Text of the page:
Asian Art Curator Named to Lead Ringling Museum Asian Art Initiative
Sarasota, FL – June 20, 2008 – The John and Mable Ringling Museum of Art announces the appointment of Dr. Qing Chang as the Helga Wall-Apelt Curator of Asian Art. This position was created and is supported through a $2 million endowment from Asian Art Collector Dr. Helga Wall-Apelt, a Sarasota resident and Ringling board member who has also contributed funds to build a wing for Asian art at the Ringling Museum. Dr. Chang begins July 7, 2008.
The Ringling Museum’s collection of Asian art includes Wall-Apelt’s promised collection of 18th and 19th century Chinese jades, Southeast Asian bronze sculptures and 12th and 13th century Cambodian stone figures. The holdings also include the Koger Collection of Chinese Ceramics acquired in 2002.
“We have been preparing the Museum for the arrival of an Asian Art curator for several years,” said Dr. John Wetenhall, Ringling Museum Executive Director. “Dr. Chang’s extensive knowledge of Asian art as well as his experience in a university art museum setting is a great fit for the Ringling Museum during this important chapter in our history.”
Under Wetenhall’s curatorial direction, Chang will conduct an assessment of the Ringling’s Asian art collections and contribute to a strategic plan for the Asian art initiative, which will include developing special exhibitions to be featured until the opening of the new galleries, as well as plan the exhibition space in the galleries. Chang will also develop a support group to engage community members in the Museum’s growing Asian collections, exhibitions and programs.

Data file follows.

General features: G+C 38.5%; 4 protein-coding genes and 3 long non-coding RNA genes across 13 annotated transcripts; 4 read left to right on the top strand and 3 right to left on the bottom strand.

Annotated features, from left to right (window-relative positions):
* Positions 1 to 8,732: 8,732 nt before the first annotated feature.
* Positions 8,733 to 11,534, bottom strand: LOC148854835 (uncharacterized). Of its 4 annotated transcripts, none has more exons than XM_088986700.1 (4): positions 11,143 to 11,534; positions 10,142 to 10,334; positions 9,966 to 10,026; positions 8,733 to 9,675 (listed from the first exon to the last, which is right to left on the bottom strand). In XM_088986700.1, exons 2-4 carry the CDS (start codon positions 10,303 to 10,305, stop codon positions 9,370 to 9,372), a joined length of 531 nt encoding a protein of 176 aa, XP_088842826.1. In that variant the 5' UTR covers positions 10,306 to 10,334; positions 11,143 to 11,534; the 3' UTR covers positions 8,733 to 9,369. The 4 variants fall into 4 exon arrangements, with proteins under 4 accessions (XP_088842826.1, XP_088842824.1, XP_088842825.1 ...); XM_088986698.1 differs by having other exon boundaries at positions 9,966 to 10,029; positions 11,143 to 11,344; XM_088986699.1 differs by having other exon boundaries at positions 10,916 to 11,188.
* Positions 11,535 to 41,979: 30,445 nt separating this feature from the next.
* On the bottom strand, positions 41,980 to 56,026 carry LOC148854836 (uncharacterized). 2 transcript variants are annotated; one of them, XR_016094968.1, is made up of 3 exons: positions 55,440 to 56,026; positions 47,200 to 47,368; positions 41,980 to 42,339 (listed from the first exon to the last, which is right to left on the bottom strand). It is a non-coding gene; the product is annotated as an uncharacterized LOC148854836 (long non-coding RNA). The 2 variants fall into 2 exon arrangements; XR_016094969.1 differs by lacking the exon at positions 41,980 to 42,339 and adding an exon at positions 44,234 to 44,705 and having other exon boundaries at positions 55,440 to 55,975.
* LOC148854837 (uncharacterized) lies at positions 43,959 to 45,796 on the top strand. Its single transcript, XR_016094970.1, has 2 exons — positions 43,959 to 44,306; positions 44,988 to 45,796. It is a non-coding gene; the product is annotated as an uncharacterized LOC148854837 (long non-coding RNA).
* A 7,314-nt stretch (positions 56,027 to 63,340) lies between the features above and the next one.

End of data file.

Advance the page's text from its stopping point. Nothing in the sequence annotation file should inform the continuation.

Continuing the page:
Chang has extensive background and expertise in Buddhist art including sculpture, painting, decorative art and architecture. He is also well-studied in Chinese secular decorative art such as ceramics, bronzes and lacquers.
Most recently, Chang served as the curatorial fellow at the Ackland Art Museum of the University of North Carolina at Chapel Hill. During his fellowship, he curated exhibitions of Asian Art, acquired significant Asian objects into the collection and co-taught an introductory course on Chinese civilization. He also conducted curatorial clinics for local collectors and aided in developing the collection.
Chang conducted his researches on Chinese art at some of the most important collections of Asian Art in the U.S. such as the Metropolitan Museum of Art, the Freer/Sackler Galleries of Art, the Field Museum, and the Asian Art Museum in San Francisco. Chang has also published prize-winning books and articles on Chinese Buddhist and decorative art.
Chang earned his Ph.D. in Chinese Art at the University of Kansas. Prior to his role at the Ackland Art Museum, he held museum fellowships at the Metropolitan Museum of Art and the Freer/Sackler Galleries of Art.
Plans for the Dr. Helga Wall-Apelt Asian Art Wing are in the conceptual phase and will be finalized in the coming year.